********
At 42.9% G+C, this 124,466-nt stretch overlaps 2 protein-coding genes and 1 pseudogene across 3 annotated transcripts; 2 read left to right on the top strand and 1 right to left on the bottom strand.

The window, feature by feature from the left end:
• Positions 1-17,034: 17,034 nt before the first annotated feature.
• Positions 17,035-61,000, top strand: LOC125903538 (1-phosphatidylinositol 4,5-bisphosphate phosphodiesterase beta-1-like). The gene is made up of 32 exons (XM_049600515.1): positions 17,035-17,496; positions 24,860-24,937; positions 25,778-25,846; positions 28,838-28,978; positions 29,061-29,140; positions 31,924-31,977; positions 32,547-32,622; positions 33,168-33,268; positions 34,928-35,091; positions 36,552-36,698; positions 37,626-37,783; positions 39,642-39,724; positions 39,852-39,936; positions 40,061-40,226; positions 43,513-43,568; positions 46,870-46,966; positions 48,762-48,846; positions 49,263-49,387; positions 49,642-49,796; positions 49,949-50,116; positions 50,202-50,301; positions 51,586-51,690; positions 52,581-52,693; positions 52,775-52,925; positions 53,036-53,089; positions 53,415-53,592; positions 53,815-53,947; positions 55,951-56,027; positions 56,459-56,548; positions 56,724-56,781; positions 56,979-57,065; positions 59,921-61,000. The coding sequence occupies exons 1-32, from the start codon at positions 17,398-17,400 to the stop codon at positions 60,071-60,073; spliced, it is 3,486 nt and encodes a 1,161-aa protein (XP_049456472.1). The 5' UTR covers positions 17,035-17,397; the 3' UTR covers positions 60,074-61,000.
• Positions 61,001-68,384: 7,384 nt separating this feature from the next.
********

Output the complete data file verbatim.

At 42.9% G+C, this 124,466-nt stretch overlaps 2 protein-coding genes and 1 pseudogene across 3 annotated transcripts; 2 read left to right on the top strand and 1 right to left on the bottom strand.

The window, feature by feature from the left end:
• Positions 1-17,034: 17,034 nt before the first annotated feature.
• Positions 17,035-61,000, top strand: LOC125903538 (1-phosphatidylinositol 4,5-bisphosphate phosphodiesterase beta-1-like). The gene is made up of 32 exons (XM_049600515.1): positions 17,035-17,496; positions 24,860-24,937; positions 25,778-25,846; positions 28,838-28,978; positions 29,061-29,140; positions 31,924-31,977; positions 32,547-32,622; positions 33,168-33,268; positions 34,928-35,091; positions 36,552-36,698; positions 37,626-37,783; positions 39,642-39,724; positions 39,852-39,936; positions 40,061-40,226; positions 43,513-43,568; positions 46,870-46,966; positions 48,762-48,846; positions 49,263-49,387; positions 49,642-49,796; positions 49,949-50,116; positions 50,202-50,301; positions 51,586-51,690; positions 52,581-52,693; positions 52,775-52,925; positions 53,036-53,089; positions 53,415-53,592; positions 53,815-53,947; positions 55,951-56,027; positions 56,459-56,548; positions 56,724-56,781; positions 56,979-57,065; positions 59,921-61,000. The coding sequence occupies exons 1-32, from the start codon at positions 17,398-17,400 to the stop codon at positions 60,071-60,073; spliced, it is 3,486 nt and encodes a 1,161-aa protein (XP_049456472.1). The 5' UTR covers positions 17,035-17,397; the 3' UTR covers positions 60,074-61,000.
• Positions 61,001-68,384: 7,384 nt separating this feature from the next.